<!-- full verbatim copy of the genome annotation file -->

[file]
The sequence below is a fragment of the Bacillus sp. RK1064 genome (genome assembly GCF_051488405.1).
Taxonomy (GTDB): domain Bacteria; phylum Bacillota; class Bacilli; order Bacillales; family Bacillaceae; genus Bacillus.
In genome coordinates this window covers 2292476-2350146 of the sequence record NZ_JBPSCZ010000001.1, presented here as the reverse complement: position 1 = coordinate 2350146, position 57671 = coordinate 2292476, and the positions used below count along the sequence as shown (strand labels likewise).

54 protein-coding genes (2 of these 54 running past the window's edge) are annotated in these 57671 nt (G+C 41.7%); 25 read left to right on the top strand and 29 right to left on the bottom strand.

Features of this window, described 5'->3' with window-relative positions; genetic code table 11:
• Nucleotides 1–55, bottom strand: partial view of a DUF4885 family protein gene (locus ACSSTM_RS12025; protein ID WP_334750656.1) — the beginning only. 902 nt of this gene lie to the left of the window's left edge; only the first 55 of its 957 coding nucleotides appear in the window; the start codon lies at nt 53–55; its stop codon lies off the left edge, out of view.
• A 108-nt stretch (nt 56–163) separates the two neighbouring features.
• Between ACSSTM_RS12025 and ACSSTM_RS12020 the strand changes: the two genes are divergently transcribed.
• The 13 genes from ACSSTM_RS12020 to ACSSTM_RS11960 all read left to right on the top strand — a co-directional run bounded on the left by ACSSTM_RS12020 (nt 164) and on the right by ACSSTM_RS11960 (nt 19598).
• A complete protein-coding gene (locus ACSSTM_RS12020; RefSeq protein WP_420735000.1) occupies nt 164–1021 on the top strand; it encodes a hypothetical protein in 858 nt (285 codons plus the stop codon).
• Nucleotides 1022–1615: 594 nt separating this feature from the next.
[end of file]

The sequence below is a fragment of the Bacillus sp. RK1064 genome (genome assembly GCF_051488405.1).
Taxonomy (GTDB): domain Bacteria; phylum Bacillota; class Bacilli; order Bacillales; family Bacillaceae; genus Bacillus.
In genome coordinates this window covers 2292476-2350146 of the sequence record NZ_JBPSCZ010000001.1, presented here as the reverse complement: position 1 = coordinate 2350146, position 57671 = coordinate 2292476, and the positions used below count along the sequence as shown (strand labels likewise).

54 protein-coding genes (2 of these 54 running past the window's edge) are annotated in these 57671 nt (G+C 41.7%); 25 read left to right on the top strand and 29 right to left on the bottom strand.

Features of this window, described 5'->3' with window-relative positions; genetic code table 11:
• Nucleotides 1–55, bottom strand: partial view of a DUF4885 family protein gene (locus ACSSTM_RS12025; protein ID WP_334750656.1) — the beginning only. 902 nt of this gene lie to the left of the window's left edge; only the first 55 of its 957 coding nucleotides appear in the window; the start codon lies at nt 53–55; its stop codon lies off the left edge, out of view.
• A 108-nt stretch (nt 56–163) separates the two neighbouring features.
• Between ACSSTM_RS12025 and ACSSTM_RS12020 the strand changes: the two genes are divergently transcribed.
• The 13 genes from ACSSTM_RS12020 to ACSSTM_RS11960 all read left to right on the top strand — a co-directional run bounded on the left by ACSSTM_RS12020 (nt 164) and on the right by ACSSTM_RS11960 (nt 19598).
• A complete protein-coding gene (locus ACSSTM_RS12020; RefSeq protein WP_420735000.1) occupies nt 164–1021 on the top strand; it encodes a hypothetical protein in 858 nt (285 codons plus the stop codon).
• Nucleotides 1022–1615: 594 nt separating this feature from the next.